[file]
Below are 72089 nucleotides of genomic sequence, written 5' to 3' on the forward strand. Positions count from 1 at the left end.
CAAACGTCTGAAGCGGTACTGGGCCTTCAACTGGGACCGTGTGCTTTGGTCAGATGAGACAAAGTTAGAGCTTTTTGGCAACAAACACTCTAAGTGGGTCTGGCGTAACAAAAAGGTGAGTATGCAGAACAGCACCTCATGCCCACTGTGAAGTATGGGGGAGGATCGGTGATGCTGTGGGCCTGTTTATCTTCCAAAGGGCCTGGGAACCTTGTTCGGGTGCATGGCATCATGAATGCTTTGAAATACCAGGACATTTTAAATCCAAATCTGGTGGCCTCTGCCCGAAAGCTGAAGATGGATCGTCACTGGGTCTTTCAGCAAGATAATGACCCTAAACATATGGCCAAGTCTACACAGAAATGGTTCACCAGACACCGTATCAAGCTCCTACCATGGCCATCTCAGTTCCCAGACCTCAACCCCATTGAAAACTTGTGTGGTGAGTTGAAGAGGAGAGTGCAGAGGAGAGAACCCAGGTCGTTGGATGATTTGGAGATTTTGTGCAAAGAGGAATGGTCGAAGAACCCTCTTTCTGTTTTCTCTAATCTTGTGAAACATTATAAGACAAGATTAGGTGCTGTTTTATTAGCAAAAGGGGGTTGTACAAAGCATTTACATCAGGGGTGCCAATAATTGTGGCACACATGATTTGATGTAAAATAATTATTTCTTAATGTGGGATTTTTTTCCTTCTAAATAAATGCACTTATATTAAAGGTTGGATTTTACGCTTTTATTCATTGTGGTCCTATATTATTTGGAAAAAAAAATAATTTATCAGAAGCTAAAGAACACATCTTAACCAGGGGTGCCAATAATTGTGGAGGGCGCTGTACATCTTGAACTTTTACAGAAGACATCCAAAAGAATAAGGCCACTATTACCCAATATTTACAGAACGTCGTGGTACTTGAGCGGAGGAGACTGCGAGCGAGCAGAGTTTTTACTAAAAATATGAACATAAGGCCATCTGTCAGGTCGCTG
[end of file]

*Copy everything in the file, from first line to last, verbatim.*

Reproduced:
Below are 72089 nucleotides of genomic sequence, written 5' to 3' on the forward strand. Positions count from 1 at the left end.
CAAACGTCTGAAGCGGTACTGGGCCTTCAACTGGGACCGTGTGCTTTGGTCAGATGAGACAAAGTTAGAGCTTTTTGGCAACAAACACTCTAAGTGGGTCTGGCGTAACAAAAAGGTGAGTATGCAGAACAGCACCTCATGCCCACTGTGAAGTATGGGGGAGGATCGGTGATGCTGTGGGCCTGTTTATCTTCCAAAGGGCCTGGGAACCTTGTTCGGGTGCATGGCATCATGAATGCTTTGAAATACCAGGACATTTTAAATCCAAATCTGGTGGCCTCTGCCCGAAAGCTGAAGATGGATCGTCACTGGGTCTTTCAGCAAGATAATGACCCTAAACATATGGCCAAGTCTACACAGAAATGGTTCACCAGACACCGTATCAAGCTCCTACCATGGCCATCTCAGTTCCCAGACCTCAACCCCATTGAAAACTTGTGTGGTGAGTTGAAGAGGAGAGTGCAGAGGAGAGAACCCAGGTCGTTGGATGATTTGGAGATTTTGTGCAAAGAGGAATGGTCGAAGAACCCTCTTTCTGTTTTCTCTAATCTTGTGAAACATTATAAGACAAGATTAGGTGCTGTTTTATTAGCAAAAGGGGGTTGTACAAAGCATTTACATCAGGGGTGCCAATAATTGTGGCACACATGATTTGATGTAAAATAATTATTTCTTAATGTGGGATTTTTTTCCTTCTAAATAAATGCACTTATATTAAAGGTTGGATTTTACGCTTTTATTCATTGTGGTCCTATATTATTTGGAAAAAAAAATAATTTATCAGAAGCTAAAGAACACATCTTAACCAGGGGTGCCAATAATTGTGGAGGGCGCTGTACATCTTGAACTTTTACAGAAGACATCCAAAAGAATAAGGCCACTATTACCCAATATTTACAGAACGTCGTGGTACTTGAGCGGAGGAGACTGCGAGCGAGCAGAGTTTTTACTAAAAATATGAACATAAGGCCATCTGTCAGGTCGCTG